ST. Ives

Page 06

I was the man, and yet I was passive, tied by the foot in prison. I could not go to her; I must cast a spell upon her at each visit, so that she should return to me; and this was a matter of nice management. I had done it the last time--it seemed impossible she should not come again after our interview; and for the next I had speedily ripened a fresh plan. A prisoner, if he has one great disability for a lover, has yet one considerable advantage: there is nothing to distract him, and he can spend all his hours ripening his love and preparing its manifestations. I had been then some days upon a piece of carving,--no less than the emblem of Scotland, the Lion Rampant. This I proceeded to finish with what skill I was possessed of; and when at last I could do no more to it (and, you may be sure, was already regretting I had done so much), added on the base the following dedication. -


I put my heart into the carving of these letters. What was done with so much ardour, it seemed scarce possible that any should behold with indifference; and the initials would at least suggest to her my noble birth. I thought it better to suggest: I felt that mystery was my stock-in-trade; the contrast between my rank and manners, between my speech and my clothing, and the fact that she could only think of me by a combination of letters, must all tend to increase her interest and engage her heart.

This done, there was nothing left for me but to wait and to hope. And there is nothing further from my character: in love and in war, I am all for the forward movement; and these days of waiting made my purgatory. It is a fact that I loved her a great deal better at the end of them, for love comes, like bread, from a perpetual rehandling. And besides, I was fallen into a panic of fear. How, if she came no more, how was I to continue to endure my empty days? how was I to fall back and find my interest in the major's lessons, the lieutenant's chess, in a twopenny sale in the market, or a halfpenny addition to the prison fare?

Days went by, and weeks; I had not the courage to calculate, and to-day I have not the courage to remember; but at last she was there. At last I saw her approach me in the company of a boy about her own age, and whom I divined at once to be her brother.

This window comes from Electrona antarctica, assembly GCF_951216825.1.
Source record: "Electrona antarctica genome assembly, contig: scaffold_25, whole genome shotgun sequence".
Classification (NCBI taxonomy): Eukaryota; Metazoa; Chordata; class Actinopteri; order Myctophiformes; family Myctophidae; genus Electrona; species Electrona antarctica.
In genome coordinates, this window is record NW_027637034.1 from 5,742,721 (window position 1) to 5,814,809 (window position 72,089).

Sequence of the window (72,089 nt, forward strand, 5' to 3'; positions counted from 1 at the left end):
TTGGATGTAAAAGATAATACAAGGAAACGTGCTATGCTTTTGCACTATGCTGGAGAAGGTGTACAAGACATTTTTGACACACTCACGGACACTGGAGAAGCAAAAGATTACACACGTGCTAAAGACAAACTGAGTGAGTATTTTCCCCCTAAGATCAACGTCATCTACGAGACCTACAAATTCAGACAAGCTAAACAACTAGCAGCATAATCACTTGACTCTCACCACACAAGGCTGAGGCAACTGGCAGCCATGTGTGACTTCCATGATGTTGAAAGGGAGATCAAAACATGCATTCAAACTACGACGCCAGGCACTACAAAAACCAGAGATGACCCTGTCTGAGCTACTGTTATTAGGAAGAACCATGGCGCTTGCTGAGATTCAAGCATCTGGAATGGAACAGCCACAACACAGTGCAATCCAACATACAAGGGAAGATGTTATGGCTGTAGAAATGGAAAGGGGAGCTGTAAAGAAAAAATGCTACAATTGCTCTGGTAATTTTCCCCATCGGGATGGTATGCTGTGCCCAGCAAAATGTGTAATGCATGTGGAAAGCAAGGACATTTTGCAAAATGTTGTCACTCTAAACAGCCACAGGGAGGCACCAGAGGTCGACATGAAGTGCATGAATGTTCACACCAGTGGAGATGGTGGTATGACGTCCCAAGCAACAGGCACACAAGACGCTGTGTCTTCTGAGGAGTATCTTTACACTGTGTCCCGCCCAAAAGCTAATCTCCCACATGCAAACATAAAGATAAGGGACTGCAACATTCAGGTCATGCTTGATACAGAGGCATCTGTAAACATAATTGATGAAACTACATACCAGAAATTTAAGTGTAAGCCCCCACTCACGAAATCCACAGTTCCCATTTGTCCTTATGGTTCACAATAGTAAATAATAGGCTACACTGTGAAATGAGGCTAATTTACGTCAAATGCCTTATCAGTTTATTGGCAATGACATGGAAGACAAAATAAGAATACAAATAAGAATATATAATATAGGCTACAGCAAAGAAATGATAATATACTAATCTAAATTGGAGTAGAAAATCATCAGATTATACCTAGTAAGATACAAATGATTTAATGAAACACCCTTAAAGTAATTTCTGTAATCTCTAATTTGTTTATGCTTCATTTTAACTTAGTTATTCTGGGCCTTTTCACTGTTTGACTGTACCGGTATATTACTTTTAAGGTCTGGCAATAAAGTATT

I rose and bowed in silence.

'This is my brother, Mr. Ronald Gilchrist,' said she. 'I have told him of your sufferings. He is so sorry for you!'

'It is more than I have the right to ask,' I replied; 'but among gentlefolk these generous sentiments are natural. If your brother and I were to meet in the field, we should meet like tigers; but when he sees me here disarmed and helpless, he forgets his animosity.' (At which, as I had ventured to expect, this beardless champion coloured to the ears for pleasure.) 'Ah, my dear young lady,' I continued, 'there are many of your countrymen languishing in my country, even as I do here. I can but hope there is found some French lady to convey to each of them the priceless consolation of her sympathy. You have given me alms; and more than alms--hope; and while you were absent I was not forgetful. Suffer me to be able to tell myself that I have at least tried to make a return; and for the prisoner's sake deign to accept this trifle.'

So saying, I offered her my lion, which she took, looked at in some embarrassment, and then, catching sight of the dedication, broke out with a cry.

'Why, how did you know my name?' she exclaimed.

'When names are so appropriate, they should be easily guessed,' said I, bowing. 'But indeed, there was no magic in the matter. A lady called you by name on the day I found your handkerchief, and I was quick to remark and cherish it.'

'It is very, very beautiful,' said she, 'and I shall be always proud of the inscription.--Come, Ronald, we must be going.' She bowed to me as a lady bows to her equal, and passed on (I could have sworn) with a heightened colour.

Robert Louis Stevenson
Classic Literature Library

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